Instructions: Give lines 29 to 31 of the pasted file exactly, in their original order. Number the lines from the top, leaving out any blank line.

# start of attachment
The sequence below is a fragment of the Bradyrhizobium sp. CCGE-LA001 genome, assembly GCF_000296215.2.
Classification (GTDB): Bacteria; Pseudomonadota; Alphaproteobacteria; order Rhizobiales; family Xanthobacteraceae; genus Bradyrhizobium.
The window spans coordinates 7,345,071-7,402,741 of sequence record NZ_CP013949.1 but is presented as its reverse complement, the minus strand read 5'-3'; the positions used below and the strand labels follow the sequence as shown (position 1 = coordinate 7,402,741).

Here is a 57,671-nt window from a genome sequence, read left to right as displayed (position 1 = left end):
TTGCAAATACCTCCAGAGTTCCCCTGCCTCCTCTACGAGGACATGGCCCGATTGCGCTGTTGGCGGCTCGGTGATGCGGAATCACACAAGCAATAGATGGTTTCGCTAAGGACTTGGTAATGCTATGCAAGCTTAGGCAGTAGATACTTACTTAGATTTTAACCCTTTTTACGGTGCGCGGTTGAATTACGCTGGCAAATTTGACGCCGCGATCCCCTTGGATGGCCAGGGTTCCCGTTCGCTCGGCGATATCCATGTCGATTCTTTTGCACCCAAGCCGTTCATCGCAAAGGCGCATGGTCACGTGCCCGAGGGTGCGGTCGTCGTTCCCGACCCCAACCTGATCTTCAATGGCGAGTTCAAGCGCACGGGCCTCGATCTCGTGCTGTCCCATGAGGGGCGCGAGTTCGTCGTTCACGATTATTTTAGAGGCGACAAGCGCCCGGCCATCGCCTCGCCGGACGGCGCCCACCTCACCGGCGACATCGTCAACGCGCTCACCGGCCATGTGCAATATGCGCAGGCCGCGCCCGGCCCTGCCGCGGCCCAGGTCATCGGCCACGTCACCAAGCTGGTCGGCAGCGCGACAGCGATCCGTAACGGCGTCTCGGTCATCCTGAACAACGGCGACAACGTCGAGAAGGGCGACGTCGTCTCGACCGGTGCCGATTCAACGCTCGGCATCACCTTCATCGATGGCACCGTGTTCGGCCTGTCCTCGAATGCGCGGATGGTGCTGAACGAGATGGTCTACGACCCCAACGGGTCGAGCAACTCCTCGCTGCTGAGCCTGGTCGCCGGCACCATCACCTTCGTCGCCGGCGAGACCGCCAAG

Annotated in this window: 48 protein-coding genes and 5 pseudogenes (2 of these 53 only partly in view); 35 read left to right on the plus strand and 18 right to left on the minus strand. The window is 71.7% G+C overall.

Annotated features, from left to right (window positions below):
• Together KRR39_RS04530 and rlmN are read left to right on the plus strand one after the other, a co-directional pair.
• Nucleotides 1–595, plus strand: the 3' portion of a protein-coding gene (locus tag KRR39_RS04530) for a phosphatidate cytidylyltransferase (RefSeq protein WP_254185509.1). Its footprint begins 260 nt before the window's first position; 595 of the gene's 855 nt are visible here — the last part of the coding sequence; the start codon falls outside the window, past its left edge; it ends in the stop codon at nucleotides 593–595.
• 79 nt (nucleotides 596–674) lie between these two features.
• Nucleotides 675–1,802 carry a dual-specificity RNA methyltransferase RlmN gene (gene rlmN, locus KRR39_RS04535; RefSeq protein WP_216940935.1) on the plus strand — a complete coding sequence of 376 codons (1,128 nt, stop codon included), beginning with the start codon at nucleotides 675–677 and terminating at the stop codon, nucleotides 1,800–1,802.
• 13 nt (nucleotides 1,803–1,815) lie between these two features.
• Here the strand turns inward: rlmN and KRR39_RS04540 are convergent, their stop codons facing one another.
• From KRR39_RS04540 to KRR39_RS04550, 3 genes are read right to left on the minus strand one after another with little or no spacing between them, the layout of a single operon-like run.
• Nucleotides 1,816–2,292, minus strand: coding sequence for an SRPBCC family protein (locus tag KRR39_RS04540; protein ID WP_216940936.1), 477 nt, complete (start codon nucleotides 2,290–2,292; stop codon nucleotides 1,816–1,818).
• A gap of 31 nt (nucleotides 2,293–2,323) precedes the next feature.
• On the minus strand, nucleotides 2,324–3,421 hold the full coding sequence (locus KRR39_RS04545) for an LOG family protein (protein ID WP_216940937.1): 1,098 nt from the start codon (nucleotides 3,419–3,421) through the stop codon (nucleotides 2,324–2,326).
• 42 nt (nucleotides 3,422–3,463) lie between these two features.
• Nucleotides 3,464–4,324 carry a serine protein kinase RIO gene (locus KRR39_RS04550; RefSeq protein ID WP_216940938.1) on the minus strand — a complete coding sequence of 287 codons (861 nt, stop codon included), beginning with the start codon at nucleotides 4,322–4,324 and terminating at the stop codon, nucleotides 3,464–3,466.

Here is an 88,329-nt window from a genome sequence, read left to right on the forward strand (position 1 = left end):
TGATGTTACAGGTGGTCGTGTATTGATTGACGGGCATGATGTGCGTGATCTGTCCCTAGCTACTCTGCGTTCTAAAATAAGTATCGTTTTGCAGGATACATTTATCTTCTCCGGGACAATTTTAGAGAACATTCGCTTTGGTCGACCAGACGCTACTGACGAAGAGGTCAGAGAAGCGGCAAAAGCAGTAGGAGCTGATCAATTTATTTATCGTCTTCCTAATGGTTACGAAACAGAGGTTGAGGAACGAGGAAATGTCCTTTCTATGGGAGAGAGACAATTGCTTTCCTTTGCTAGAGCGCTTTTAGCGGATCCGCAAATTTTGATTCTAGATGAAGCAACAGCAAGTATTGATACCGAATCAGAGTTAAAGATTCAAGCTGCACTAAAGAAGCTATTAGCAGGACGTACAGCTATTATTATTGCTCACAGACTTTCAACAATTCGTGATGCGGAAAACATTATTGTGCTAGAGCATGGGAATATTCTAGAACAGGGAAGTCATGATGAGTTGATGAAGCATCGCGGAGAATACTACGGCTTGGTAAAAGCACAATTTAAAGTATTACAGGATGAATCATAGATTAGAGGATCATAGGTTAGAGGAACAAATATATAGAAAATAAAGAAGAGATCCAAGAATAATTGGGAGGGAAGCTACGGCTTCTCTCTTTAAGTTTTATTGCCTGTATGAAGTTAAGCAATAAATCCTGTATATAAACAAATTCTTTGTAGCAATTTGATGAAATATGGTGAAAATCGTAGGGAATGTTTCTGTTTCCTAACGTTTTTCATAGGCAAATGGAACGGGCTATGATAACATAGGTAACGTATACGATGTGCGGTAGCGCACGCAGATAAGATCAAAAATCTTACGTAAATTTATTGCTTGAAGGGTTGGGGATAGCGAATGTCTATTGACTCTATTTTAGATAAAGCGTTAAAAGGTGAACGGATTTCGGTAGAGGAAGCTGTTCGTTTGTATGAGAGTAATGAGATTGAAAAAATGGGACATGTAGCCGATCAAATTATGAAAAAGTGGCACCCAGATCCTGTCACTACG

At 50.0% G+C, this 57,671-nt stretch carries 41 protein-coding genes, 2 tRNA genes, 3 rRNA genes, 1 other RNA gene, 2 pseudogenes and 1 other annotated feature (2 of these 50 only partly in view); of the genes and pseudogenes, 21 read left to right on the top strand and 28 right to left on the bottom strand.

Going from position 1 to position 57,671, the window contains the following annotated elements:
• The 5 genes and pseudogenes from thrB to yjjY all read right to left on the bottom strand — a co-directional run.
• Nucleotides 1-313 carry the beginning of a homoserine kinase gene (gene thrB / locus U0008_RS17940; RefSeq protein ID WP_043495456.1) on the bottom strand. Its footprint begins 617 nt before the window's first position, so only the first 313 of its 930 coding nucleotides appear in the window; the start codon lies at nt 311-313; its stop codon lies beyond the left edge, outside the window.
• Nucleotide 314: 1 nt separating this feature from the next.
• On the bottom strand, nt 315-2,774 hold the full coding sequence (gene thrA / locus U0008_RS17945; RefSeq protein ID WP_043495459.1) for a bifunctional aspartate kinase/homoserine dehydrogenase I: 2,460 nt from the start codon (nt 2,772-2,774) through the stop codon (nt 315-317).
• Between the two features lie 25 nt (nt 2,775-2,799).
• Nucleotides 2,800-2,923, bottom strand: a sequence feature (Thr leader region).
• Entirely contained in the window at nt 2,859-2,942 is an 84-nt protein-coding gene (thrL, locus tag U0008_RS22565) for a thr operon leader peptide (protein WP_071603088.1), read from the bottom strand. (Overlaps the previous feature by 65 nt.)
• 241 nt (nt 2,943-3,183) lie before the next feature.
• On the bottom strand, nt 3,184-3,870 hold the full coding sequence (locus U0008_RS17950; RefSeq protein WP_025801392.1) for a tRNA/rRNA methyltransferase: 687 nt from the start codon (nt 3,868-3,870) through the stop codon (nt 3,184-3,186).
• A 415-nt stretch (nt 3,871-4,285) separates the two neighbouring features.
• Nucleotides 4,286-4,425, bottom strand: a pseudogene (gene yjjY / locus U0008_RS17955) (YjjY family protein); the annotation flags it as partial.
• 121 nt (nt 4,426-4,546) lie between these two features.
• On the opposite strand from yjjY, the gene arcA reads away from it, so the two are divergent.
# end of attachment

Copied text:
• Nucleotides 2,800-2,923, bottom strand: a sequence feature (Thr leader region).
• Entirely contained in the window at nt 2,859-2,942 is an 84-nt protein-coding gene (thrL, locus tag U0008_RS22565) for a thr operon leader peptide (protein WP_071603088.1), read from the bottom strand. (Overlaps the previous feature by 65 nt.)
• 241 nt (nt 2,943-3,183) lie before the next feature.